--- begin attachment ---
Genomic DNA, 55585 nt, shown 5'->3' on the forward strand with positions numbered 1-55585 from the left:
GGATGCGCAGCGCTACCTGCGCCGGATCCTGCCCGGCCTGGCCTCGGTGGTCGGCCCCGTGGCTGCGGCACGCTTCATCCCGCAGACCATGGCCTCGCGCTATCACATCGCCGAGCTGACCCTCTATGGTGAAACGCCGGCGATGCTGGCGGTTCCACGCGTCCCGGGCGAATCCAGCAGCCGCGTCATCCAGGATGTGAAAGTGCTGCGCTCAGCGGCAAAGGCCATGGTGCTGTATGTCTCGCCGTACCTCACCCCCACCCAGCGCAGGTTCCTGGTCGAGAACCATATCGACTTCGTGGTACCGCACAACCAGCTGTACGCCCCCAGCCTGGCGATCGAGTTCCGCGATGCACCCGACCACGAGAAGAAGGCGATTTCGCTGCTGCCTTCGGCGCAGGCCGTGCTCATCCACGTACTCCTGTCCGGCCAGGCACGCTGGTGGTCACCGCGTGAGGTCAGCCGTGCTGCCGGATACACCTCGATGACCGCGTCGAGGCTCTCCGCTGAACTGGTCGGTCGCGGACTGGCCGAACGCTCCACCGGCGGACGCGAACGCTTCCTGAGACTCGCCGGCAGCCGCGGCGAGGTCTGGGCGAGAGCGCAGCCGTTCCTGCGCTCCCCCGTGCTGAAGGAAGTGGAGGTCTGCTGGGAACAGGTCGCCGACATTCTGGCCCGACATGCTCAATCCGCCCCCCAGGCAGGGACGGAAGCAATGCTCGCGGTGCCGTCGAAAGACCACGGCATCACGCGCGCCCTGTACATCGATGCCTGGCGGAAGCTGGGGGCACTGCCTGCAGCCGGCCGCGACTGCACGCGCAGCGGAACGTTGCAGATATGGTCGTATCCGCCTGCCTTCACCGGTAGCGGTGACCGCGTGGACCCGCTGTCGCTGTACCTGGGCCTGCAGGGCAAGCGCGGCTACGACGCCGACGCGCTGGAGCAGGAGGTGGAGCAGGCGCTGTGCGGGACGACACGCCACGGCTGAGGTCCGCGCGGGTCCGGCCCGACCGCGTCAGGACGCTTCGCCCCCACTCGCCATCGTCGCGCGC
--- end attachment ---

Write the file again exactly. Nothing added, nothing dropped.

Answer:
Genomic DNA, 55585 nt, shown 5'->3' on the forward strand with positions numbered 1-55585 from the left:
GGATGCGCAGCGCTACCTGCGCCGGATCCTGCCCGGCCTGGCCTCGGTGGTCGGCCCCGTGGCTGCGGCACGCTTCATCCCGCAGACCATGGCCTCGCGCTATCACATCGCCGAGCTGACCCTCTATGGTGAAACGCCGGCGATGCTGGCGGTTCCACGCGTCCCGGGCGAATCCAGCAGCCGCGTCATCCAGGATGTGAAAGTGCTGCGCTCAGCGGCAAAGGCCATGGTGCTGTATGTCTCGCCGTACCTCACCCCCACCCAGCGCAGGTTCCTGGTCGAGAACCATATCGACTTCGTGGTACCGCACAACCAGCTGTACGCCCCCAGCCTGGCGATCGAGTTCCGCGATGCACCCGACCACGAGAAGAAGGCGATTTCGCTGCTGCCTTCGGCGCAGGCCGTGCTCATCCACGTACTCCTGTCCGGCCAGGCACGCTGGTGGTCACCGCGTGAGGTCAGCCGTGCTGCCGGATACACCTCGATGACCGCGTCGAGGCTCTCCGCTGAACTGGTCGGTCGCGGACTGGCCGAACGCTCCACCGGCGGACGCGAACGCTTCCTGAGACTCGCCGGCAGCCGCGGCGAGGTCTGGGCGAGAGCGCAGCCGTTCCTGCGCTCCCCCGTGCTGAAGGAAGTGGAGGTCTGCTGGGAACAGGTCGCCGACATTCTGGCCCGACATGCTCAATCCGCCCCCCAGGCAGGGACGGAAGCAATGCTCGCGGTGCCGTCGAAAGACCACGGCATCACGCGCGCCCTGTACATCGATGCCTGGCGGAAGCTGGGGGCACTGCCTGCAGCCGGCCGCGACTGCACGCGCAGCGGAACGTTGCAGATATGGTCGTATCCGCCTGCCTTCACCGGTAGCGGTGACCGCGTGGACCCGCTGTCGCTGTACCTGGGCCTGCAGGGCAAGCGCGGCTACGACGCCGACGCGCTGGAGCAGGAGGTGGAGCAGGCGCTGTGCGGGACGACACGCCACGGCTGAGGTCCGCGCGGGTCCGGCCCGACCGCGTCAGGACGCTTCGCCCCCACTCGCCATCGTCGCGCGC